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Shutdown Zimbabwe: A Tale of two shutdowns

It had been nearly 36 hours without internet in the whole country. The two love birds, Tendai* and Mudiwa* had spent the day together watching season 7 of Game of Thrones pirated off streaming websites. As he always did, Tendai escorted his girlfriend home. On the way, they saw a crowd running towards them away from security detail of armored police and soldiers. The lovebirds took too long to turn around and run away. In fifteen minutes, both of them had been beaten so badly with the butts of the AK47s, Mudiwa was left with a sprained wrist and shattered I phone 6s, Tendai crying from a head injury and swelling thigh.

On Wednesday 16 January, the Zimbabwean government turned the internet back on ending two days of a total shutdown of internet services provided by the telecommunication services and internet providers. This was a reaction to the national stay-away organized by the largest trade union in the nation, the Zimbabwe Congress of Trade Unions (ZCTU) ordering their members not go to work for three days. The stay away was a direct reaction to the 280% increase in fuel prices announced by Emmerson Mnangagwa.

The average Zimbabwean citizen has ended up suffering from both ends in the crisis, both fueled by an arrogant government which has failed to deal with the deep political and economic systematic failures inherited from the Mugabe regime.

The #NationalShutdown led by ZCTU was a necessity in a lot of commentators’ points of view. The costs of living vis-à-vis the average wages have become unsustainable. The fuel price increase meant that it could cost as much as $20 to travel to and from work when most Zimbabweans earn around $300. The stay away (which meant staying at home instead of going to work) was designed to ensure no violence occurred. Regrettably, some frustrated youths took it upon themselves to stop everyone from going to work by blocking roads with big rocks. In reaction, the government decided to use a heavy-handed approach by deploying armed police and military across the major cities and towns. This led to running battles between angry youth and government.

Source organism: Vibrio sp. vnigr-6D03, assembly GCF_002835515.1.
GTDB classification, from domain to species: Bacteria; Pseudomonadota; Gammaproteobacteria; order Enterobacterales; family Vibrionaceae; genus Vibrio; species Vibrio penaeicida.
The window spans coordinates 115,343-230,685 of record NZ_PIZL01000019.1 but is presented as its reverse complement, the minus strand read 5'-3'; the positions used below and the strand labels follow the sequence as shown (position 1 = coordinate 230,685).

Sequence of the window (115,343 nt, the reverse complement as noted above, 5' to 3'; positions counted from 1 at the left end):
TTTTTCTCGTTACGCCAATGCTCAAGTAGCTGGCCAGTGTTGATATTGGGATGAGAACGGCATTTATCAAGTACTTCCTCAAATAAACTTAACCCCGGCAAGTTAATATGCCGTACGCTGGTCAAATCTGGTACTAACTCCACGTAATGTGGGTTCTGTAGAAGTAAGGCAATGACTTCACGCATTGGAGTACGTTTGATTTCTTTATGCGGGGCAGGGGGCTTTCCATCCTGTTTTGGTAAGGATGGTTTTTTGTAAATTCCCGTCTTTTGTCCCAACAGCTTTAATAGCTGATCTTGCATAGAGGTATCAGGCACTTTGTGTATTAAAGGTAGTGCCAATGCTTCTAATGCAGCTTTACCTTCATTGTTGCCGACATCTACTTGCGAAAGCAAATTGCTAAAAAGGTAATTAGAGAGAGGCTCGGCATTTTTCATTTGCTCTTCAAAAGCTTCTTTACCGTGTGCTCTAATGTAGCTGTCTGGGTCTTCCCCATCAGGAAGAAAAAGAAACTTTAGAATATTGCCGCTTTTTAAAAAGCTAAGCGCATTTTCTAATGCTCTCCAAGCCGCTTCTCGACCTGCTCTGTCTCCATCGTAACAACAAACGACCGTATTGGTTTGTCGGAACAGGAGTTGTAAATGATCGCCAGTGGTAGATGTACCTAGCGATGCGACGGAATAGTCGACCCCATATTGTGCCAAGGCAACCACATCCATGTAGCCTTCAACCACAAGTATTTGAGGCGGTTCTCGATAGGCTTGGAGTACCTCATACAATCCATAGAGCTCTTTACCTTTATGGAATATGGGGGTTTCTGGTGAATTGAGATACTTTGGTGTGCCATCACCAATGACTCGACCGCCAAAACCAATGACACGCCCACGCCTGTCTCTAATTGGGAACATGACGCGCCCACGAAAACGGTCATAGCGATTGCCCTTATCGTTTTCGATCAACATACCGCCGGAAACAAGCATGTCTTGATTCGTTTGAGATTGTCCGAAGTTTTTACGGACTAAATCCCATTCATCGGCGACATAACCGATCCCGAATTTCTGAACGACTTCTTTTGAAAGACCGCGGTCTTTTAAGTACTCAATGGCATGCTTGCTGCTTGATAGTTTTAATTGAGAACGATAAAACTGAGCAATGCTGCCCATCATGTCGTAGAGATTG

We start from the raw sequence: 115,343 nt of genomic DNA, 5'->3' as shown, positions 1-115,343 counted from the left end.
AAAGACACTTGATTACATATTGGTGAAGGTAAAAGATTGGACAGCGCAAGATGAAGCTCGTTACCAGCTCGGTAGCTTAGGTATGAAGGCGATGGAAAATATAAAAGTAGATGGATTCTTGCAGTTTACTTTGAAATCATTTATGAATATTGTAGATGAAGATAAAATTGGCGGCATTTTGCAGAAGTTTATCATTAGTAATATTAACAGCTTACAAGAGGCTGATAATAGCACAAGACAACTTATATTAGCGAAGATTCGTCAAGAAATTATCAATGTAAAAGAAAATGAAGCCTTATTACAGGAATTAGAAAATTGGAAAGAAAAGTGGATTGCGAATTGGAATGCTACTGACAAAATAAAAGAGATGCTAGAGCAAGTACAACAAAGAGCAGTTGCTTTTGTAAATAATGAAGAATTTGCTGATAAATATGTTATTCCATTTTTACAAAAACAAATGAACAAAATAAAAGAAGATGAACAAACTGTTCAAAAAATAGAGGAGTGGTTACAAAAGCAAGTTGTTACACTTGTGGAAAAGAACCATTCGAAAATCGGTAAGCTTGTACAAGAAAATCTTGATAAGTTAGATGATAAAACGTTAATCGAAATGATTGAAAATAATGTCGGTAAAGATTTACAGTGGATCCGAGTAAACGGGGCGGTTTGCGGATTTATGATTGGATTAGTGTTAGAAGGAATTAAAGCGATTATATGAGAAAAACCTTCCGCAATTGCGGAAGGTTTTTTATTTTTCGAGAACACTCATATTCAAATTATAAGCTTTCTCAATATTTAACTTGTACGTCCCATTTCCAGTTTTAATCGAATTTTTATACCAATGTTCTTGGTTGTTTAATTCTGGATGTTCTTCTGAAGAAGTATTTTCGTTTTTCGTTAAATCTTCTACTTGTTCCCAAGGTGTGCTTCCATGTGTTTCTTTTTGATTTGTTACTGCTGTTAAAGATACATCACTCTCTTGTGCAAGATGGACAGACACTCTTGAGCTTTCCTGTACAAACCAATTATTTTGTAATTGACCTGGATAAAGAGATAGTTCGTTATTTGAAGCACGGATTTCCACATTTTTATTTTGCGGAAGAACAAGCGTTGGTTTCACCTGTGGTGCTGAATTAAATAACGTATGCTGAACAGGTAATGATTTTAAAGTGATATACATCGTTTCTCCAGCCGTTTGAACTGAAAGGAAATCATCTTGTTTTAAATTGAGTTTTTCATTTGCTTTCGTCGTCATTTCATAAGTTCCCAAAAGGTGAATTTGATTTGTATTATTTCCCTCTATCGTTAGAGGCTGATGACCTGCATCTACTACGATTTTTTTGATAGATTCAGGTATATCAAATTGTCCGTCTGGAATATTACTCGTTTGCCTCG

It has been disturbing to see government officials blame opposition and civic society for the proliferation of violence on the streets. It has even gone as far as arguing that the violence was pre-empted by enemies of the state over the last two months. It has ignored the its own actions, and lack of actions to quell the economic implosion occurring at a rapid pace.

It then took the extreme decision to block all internet connectivity which blocked all social media and halted all business for two full days ignoring the major economic and social impact of their decision, let alone the denigration of constitutional rights legally enjoyed by Zimbabweans. A major telecommunication company informed its clients that the government had acted using the Interception of Communications Act. Strangely, the Deputy Minister of information Publicity and Broadcasting Services came out on the state controlled national broadcaster arguing that the internet shutdown had been caused by “internet congestion.” The same minister took it upon himself to warn people against protesting against the government tweeting, “do not protest in the street you can lose a limp in skirmishes.”

The blame game and blatant lies have gone from being a get out of jail political card to a policy taken from Donald Trump’s alternative facts misinformation handbook. A state official has argued the fuel shortages have been caused by too much demand because of a booming economy, ignoring the fact that some fuel queues have reportedly been 15km long and longer.

The national stay away and internet shutdown created the perfect storm where soldiers and police in the early morning light marched into people’s homes in the high-density suburbs punishing and arresting them for supporting the national shutdown. The lack of internet connections means that unlike previous protests over the last 2-3 years, the human abuses are happening in the darkness of no videos or pictures going viral. This strategy has become the norm in other African nations such as Cameroon and DRC, hiding behind the politically correct curtain of protecting citizens from the harms of social media lies inciting violence.

However, it is clear that the abuse that Tendai, Mudiwa and hundreds of other civilians suffered at the hands of the military and police is at risk of becoming the norm. Whenever the citizens arise to fight unfavorable government policy, the internet is shut off from the eyes of the world taking a nation back into the last century, back into a 1984 dystopia as noted by George Orwell and being lived by Zimbabweans -as we speak.

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